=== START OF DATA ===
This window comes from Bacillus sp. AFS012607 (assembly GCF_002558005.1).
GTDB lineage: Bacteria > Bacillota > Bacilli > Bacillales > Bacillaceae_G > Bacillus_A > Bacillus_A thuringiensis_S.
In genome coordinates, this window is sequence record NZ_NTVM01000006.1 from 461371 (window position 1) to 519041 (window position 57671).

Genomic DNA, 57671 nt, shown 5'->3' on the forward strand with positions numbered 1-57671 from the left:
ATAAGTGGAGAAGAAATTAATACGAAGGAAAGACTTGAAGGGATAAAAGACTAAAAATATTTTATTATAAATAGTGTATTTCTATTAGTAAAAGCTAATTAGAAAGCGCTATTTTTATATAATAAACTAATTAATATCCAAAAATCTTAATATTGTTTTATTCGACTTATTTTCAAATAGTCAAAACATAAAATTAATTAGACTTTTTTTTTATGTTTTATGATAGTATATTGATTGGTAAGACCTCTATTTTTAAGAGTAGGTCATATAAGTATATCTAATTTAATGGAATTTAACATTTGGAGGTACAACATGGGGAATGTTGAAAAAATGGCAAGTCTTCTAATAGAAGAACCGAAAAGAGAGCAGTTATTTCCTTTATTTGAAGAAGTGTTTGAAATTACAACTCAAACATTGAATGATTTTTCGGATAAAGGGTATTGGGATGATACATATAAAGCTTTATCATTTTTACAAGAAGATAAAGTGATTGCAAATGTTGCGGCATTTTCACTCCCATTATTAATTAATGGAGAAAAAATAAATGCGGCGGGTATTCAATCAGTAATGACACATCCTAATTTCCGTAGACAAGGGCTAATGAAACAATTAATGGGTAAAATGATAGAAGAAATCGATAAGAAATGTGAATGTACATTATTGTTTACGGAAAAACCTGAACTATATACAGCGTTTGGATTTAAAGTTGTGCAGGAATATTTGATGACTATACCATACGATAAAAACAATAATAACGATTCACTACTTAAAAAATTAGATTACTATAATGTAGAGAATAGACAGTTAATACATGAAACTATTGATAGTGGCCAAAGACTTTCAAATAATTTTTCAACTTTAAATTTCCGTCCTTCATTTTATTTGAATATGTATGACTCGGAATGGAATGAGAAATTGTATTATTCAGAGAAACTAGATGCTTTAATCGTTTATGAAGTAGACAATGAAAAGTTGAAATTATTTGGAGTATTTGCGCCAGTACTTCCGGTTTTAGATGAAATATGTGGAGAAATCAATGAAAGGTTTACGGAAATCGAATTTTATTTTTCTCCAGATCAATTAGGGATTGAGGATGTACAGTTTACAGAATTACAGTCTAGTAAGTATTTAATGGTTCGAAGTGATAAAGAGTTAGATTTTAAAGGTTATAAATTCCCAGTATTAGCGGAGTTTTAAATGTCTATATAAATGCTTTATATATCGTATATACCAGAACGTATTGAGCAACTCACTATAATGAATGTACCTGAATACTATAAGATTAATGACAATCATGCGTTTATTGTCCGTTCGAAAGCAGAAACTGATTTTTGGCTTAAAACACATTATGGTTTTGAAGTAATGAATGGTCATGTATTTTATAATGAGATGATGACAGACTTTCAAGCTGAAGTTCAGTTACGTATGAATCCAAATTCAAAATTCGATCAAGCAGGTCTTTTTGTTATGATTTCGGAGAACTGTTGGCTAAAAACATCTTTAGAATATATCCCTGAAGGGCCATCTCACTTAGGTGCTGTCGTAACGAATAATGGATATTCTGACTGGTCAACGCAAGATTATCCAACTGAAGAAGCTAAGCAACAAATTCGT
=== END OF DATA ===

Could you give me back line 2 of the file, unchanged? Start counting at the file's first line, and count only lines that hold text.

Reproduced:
GTDB lineage: Bacteria > Bacillota > Bacilli > Bacillales > Bacillaceae_G > Bacillus_A > Bacillus_A thuringiensis_S.